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I’ve been remise in writing for almost 2 years.

A lot has happened since July 2011.  Here’s a quick breakdown: I went back to work in September 2011, we moved in June 2012 into my in-laws place (as our new house wasn’t ready yet), moved into our new home on August the 2nd 2012 and had our second son on August 20, 2012.

So here’s the story of how we met Anthony for the first time. (I want to finally get it down as I’ve already forgotten the details and want to have something to look back to later when I forget even more.)

The pregnancy itself was fairly uneventful.  Once again I thought I was having a girl. My due date was supposedly between August the 22nd-24th.

As my due date neared my Braxton Hicks contractions became more frequent and intense.  So much so that on August the 13th I went into the hospital for a check after what felt like one long contraction that wouldn’t let up.  Turns out everything was fine.  But when I was examined it was discovered that I had dilated almost 2 cm, that the time was likely nearing but that I should do more walking. (Are you kidding me I thought to myself).

Then on Sunday, August the 19th I went to bed at 10 p.m. only to wake at midnight with some slight pain.  I was feeling contractions somewhat regularly (about every 10 mins) but after each contraction there was a pain that would come along with it.  I tried to quietly wake Mike, but I didn’t want to alarm him because I figured this was another false alarm.  This wasn’t easily done thanks to my size, but also because our older son was sleeping between us and I didn’t want to wake him.  As expected, Mike immediately figured it was time to head to the hospital but I told him I was going to wait it out a little longer and try a hot shower to see if that would help abate the pain.  As I showered I continued to time my contractions and they were now happening every 6 mins.  So rather than rush to the hospital, for fear that they would just send me home, I phoned in and gave all the necessary details.  It was decided that since this was my second child, and I lived a bit of a distance from the hospital and I’d need to get someone to come to my house to watch my older son, it was time to get moving and make my way in.  We left at about 2 a.m.  I was in complete denial that this was labour (since my first had been so different, and because I just wasn’t ready yet).  You could clearly tell that this wasn’t my first child since my bags weren’t nicely packed months in advance, and unlike the first time, I didn’t want to rush to the hospital every time I felt the slightest anything.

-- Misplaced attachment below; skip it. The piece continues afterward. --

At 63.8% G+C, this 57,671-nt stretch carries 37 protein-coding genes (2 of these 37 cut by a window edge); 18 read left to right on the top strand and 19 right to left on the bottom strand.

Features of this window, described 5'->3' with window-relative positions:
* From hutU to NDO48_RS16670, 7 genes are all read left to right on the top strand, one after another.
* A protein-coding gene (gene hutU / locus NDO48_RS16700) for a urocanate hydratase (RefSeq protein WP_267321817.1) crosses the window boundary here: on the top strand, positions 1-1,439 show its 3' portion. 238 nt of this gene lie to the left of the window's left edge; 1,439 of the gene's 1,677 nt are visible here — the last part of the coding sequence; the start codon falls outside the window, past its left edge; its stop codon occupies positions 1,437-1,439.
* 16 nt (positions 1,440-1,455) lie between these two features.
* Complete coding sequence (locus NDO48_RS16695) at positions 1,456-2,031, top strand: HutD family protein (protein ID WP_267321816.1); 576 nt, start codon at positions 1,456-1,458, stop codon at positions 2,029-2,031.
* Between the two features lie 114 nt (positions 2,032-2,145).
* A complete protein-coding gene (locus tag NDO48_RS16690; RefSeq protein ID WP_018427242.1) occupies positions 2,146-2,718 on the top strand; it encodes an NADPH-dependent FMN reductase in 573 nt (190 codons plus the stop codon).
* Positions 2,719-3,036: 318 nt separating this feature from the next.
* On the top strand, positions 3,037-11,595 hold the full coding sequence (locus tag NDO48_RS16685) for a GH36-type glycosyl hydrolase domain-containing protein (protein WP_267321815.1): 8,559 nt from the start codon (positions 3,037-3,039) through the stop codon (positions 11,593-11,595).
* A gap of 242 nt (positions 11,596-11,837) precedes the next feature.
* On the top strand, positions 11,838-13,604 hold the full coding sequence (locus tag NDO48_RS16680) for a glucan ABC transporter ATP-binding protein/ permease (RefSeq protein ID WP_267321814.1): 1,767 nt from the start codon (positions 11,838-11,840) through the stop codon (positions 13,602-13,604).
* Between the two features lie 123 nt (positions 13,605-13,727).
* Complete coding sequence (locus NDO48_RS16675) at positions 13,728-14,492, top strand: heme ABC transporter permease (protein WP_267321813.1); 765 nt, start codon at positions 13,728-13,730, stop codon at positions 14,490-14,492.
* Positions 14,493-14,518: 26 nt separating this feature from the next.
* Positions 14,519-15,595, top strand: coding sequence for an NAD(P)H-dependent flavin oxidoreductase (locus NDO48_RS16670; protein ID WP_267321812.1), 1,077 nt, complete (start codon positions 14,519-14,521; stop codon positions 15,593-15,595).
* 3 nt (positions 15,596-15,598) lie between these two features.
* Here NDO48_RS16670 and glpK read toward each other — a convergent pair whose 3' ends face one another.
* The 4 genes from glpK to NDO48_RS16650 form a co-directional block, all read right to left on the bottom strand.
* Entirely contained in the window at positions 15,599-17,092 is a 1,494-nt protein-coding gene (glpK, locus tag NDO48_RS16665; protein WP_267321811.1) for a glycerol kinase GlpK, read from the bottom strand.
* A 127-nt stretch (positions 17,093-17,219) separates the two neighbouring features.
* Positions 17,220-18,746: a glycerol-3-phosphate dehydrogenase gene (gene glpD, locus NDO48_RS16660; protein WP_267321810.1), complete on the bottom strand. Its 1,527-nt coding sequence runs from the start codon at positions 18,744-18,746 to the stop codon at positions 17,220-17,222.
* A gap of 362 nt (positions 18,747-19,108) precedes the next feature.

I was now 2-3 cm dilated, but the baby was still pretty high, so as I anticipated, I was told to walk, walk, walk for a good 1 1/2-2 hours.  So here were my husband and I (more me of course) going back and forth along one hospital hallway.  He was timing the contractions and I was waddling back and forth, huffing and puffing, and stopping every so often to cling to something with each contraction.  I still wasn’t thinking that this all meant that the baby was coming, but all my husband kept saying was why couldn’t our children come during the day rather than in the middle of the night.  (I think it was a sign of all the sleepless nights to come from here on in.)  After the walking, the contractions began to come every 3-4 mins, so I went for another check.  This is when I was informed that I was now 3 cm dilated, baby had come down a tad, but that I’d still have to walk some more.  I naively said, well I’m seeing my doctor tomorrow (Tuesday August 21) so we can just go home right?  And the nurse informed me “Oh no! This is happening today!” I was utterly shocked.  Back we went to the hallway, now with more intense contractions, and more fatigued.  I’m sure I looked an absolute fright.  Just to add insult to injury, my husband and I see another couple making the way down the hall towards the birthing centre.  The woman was in a beautiful long dress, her hair and nails were done, and she was casually pulling a small suitcase, while a man trailed behind her with another.  She did look pregnant but I turned to my husband and said “Please tell me that she’s not in labour.” (We were to discover later that she was coming in for a scheduled c-section.)